While outstanding shares are a determinant of a stock’s liquidity, the latter is largely dependent on its share float. A company may have 100 million shares outstanding, but if 95 million of these shares are held by insiders and institutions, the float of only 5 million may constrain the stock’s liquidity.
Share Repurchase Programs
Often times, if a company considers its stock to be undervalued, it will institute a repurchase program, buying back shares of its own stock. In an effort to increase the market value of remaining shares and elevate overall earnings per share, the company may reduce the number of shares outstanding by repurchasing, or buying back those shares, thus taking them off the open market.
Take, for example, Apple, Inc., whose outstanding securities have a large institutional ownership of about 62%. In March 2012, Apple announced a buyback program, several times since renewed, of upwards of $90 billion. According to the New York Times, the “primary purpose [of the repurchase] will be to eliminate the shareholder dilution that will occur from future Apple employee equity grants and stock purchase programs.” Due to its enormous cash reserves, Apple has been able to repurchase its stock aggressively, thus decreasing shares outstanding increasing its earnings per share.
As of December 2015, Apple’s market cap is $869.60 billion and it has 5.18 billion outstanding shares. The stock price is up nearly $170 since the buyback program was announced.
Conversely, in May 2015, BlackBerry, Ltd. announced a plan to repurchase 12 million of its own outstanding shares in an effort to increase stock earnings. BlackBerry plans to buy back 2.6% of its more than 500 million outstanding float shares as an increase in equity incentive. Unlike Apple, whose excessive cash flow allows the company to spend exorbitantly to bring in future earnings, BlackBerry’s dwindling growth suggests that its repurchase of outstanding shares comes in preparation for its cancellation.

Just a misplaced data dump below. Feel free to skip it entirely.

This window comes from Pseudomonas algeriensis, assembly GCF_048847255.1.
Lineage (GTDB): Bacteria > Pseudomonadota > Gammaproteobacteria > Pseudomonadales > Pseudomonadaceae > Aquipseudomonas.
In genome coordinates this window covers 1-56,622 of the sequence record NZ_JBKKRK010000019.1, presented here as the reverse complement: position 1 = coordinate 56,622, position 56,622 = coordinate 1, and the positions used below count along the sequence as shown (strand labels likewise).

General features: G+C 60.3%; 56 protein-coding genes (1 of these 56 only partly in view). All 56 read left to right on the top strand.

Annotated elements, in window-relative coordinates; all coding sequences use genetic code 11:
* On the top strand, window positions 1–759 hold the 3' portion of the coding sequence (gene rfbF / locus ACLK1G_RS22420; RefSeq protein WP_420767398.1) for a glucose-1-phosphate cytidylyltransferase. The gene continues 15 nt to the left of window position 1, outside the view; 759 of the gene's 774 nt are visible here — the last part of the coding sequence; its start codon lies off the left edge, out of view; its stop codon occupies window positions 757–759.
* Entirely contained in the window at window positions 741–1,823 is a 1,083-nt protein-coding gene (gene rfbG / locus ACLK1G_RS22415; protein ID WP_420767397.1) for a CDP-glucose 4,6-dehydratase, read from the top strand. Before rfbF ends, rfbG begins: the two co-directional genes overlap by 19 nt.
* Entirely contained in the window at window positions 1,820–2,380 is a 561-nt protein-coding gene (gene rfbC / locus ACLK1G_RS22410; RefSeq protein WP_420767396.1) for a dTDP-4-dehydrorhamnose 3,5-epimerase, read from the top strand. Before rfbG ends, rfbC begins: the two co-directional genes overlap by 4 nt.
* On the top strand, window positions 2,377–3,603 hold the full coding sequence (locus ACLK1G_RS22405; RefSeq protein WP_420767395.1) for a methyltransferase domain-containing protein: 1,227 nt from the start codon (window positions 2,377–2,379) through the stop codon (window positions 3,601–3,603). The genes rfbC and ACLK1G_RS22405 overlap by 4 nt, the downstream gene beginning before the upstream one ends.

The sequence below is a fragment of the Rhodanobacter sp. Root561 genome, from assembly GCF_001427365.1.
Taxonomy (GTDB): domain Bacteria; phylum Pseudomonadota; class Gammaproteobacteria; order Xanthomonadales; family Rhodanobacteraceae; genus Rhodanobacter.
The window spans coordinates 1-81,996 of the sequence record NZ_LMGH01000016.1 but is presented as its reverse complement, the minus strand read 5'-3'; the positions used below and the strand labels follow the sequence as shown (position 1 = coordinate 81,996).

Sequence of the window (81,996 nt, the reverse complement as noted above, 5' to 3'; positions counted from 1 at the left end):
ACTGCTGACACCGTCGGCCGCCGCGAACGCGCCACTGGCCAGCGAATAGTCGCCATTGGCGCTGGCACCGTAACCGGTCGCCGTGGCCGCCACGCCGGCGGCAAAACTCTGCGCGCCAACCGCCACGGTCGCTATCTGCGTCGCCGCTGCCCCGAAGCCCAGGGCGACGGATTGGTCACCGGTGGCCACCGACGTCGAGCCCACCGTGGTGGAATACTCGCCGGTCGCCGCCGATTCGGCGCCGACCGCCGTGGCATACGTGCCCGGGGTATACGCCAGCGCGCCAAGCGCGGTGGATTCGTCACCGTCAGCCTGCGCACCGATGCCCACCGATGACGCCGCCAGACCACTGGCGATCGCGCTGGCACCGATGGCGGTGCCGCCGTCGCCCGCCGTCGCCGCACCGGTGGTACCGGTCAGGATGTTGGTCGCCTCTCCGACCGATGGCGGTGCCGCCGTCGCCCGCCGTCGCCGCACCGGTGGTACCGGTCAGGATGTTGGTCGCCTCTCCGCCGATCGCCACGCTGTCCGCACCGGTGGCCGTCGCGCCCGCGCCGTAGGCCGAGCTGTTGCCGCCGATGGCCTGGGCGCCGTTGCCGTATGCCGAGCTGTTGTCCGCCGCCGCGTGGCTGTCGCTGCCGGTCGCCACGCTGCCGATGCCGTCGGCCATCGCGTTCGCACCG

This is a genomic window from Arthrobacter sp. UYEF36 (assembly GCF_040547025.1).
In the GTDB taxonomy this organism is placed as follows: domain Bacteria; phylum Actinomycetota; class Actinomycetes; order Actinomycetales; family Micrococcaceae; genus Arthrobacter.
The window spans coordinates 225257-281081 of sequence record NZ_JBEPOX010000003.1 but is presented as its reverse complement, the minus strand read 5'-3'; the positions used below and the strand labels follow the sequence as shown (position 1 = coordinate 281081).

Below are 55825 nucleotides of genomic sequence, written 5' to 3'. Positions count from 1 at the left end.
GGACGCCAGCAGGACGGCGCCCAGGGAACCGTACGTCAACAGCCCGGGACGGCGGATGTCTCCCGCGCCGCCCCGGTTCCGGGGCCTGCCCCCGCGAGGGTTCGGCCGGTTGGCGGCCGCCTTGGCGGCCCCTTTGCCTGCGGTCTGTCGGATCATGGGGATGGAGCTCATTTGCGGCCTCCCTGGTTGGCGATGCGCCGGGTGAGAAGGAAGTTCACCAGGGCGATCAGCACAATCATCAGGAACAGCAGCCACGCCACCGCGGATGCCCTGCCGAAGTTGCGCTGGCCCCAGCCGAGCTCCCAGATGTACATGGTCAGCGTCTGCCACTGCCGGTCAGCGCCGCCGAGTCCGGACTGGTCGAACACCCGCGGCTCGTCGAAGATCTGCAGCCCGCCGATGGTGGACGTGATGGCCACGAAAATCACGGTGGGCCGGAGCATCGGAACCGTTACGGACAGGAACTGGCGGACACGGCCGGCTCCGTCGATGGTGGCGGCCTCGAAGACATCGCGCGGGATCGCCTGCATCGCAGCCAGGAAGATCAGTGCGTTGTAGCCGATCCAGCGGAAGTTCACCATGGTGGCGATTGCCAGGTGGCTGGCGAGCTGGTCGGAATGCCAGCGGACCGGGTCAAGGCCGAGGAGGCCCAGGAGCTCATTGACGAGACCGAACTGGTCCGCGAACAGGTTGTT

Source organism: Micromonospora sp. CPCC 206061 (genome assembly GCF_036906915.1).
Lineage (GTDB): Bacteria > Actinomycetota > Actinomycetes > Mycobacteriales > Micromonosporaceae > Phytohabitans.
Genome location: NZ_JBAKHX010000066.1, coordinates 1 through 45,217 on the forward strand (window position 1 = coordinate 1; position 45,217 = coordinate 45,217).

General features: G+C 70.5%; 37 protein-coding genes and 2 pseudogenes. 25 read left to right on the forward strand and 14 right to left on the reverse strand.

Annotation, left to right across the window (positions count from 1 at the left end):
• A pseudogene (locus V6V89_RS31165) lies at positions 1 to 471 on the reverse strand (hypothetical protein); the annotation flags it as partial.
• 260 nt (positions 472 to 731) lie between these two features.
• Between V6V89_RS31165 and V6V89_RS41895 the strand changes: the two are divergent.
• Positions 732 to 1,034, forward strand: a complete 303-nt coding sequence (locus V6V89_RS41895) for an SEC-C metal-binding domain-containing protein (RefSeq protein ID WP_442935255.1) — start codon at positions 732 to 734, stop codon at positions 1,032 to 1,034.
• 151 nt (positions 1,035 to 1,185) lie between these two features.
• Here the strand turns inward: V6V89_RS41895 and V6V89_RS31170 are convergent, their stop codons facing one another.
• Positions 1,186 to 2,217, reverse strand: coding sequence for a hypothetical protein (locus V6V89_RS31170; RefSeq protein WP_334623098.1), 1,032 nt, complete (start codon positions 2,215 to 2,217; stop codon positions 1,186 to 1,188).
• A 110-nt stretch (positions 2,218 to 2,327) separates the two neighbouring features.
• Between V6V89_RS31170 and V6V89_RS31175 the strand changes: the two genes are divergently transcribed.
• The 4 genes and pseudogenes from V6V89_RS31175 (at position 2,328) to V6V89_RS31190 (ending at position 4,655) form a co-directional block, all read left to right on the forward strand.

Weighted Average of Outstanding Shares
Since the number of outstanding shares is incorporated into key calculations of financial metrics such as earnings per share, and because this number is so subject to variation over time, the weighted average of outstanding shares is often used in its stead in certain formulae.
For example, say a company with 100,000 shares outstanding decides to perform a stock split, thus increasing the total amount of shares outstanding to 200,000. The company later reports earnings of $200,000. To calculate earnings per share for the overall inclusive time period, the formula would be as follows:
(Net Income - Dividends on Preferred Stock (200,000)) / Outstanding Shares (100,000 - 200,000)
But it remains unclear which of the two variant outstanding share values to incorporate into the equation: 100,000 or 200,000. The former would result in an EPS of $1, while the latter would result in an EPS of $2. In order to account for this inevitable variation, financial calculations can more accurately employ the weighted average of outstanding shares, which is figured as follows:
(Outstanding Shares x Reporting Period A) + (Outstanding Shares x Reporting Period B)
In the above example, if the reporting periods were each half of a year, the resulting weighted average of outstanding shares would be equal to 150,000. Thus, in revisiting the EPS calculation, $200,000 divided by the 150,000 weighted average of outstanding shares would equal $1.33 in earnings per share.
To learn more about this significant but basic terminology, read: Basics of Outstanding Shares and The Float.